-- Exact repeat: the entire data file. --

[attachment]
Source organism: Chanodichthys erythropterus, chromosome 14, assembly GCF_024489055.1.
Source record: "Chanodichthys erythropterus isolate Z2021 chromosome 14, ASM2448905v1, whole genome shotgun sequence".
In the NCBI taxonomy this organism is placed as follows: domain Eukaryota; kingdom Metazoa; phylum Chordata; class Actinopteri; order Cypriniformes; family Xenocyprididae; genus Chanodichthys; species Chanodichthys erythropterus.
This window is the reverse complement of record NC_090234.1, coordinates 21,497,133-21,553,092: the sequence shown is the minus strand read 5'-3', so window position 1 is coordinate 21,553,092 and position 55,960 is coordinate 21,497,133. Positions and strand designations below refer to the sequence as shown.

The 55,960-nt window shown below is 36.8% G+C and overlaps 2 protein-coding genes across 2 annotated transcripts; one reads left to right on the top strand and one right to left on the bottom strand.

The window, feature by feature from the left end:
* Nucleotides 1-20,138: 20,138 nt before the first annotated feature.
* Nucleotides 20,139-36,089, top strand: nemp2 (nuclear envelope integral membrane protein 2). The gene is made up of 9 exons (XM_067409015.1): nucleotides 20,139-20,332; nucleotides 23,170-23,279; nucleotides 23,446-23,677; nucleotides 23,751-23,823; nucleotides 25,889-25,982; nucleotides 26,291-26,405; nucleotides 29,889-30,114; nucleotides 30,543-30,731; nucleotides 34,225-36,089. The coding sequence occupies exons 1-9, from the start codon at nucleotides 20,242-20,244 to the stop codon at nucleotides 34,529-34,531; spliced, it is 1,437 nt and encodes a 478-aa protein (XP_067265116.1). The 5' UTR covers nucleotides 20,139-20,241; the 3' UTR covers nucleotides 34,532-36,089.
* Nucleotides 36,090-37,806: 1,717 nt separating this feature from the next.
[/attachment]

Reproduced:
Source organism: Chanodichthys erythropterus, chromosome 14, assembly GCF_024489055.1.
Source record: "Chanodichthys erythropterus isolate Z2021 chromosome 14, ASM2448905v1, whole genome shotgun sequence".
In the NCBI taxonomy this organism is placed as follows: domain Eukaryota; kingdom Metazoa; phylum Chordata; class Actinopteri; order Cypriniformes; family Xenocyprididae; genus Chanodichthys; species Chanodichthys erythropterus.
This window is the reverse complement of record NC_090234.1, coordinates 21,497,133-21,553,092: the sequence shown is the minus strand read 5'-3', so window position 1 is coordinate 21,553,092 and position 55,960 is coordinate 21,497,133. Positions and strand designations below refer to the sequence as shown.

The 55,960-nt window shown below is 36.8% G+C and overlaps 2 protein-coding genes across 2 annotated transcripts; one reads left to right on the top strand and one right to left on the bottom strand.

The window, feature by feature from the left end:
* Nucleotides 1-20,138: 20,138 nt before the first annotated feature.
* Nucleotides 20,139-36,089, top strand: nemp2 (nuclear envelope integral membrane protein 2). The gene is made up of 9 exons (XM_067409015.1): nucleotides 20,139-20,332; nucleotides 23,170-23,279; nucleotides 23,446-23,677; nucleotides 23,751-23,823; nucleotides 25,889-25,982; nucleotides 26,291-26,405; nucleotides 29,889-30,114; nucleotides 30,543-30,731; nucleotides 34,225-36,089. The coding sequence occupies exons 1-9, from the start codon at nucleotides 20,242-20,244 to the stop codon at nucleotides 34,529-34,531; spliced, it is 1,437 nt and encodes a 478-aa protein (XP_067265116.1). The 5' UTR covers nucleotides 20,139-20,241; the 3' UTR covers nucleotides 34,532-36,089.
* Nucleotides 36,090-37,806: 1,717 nt separating this feature from the next.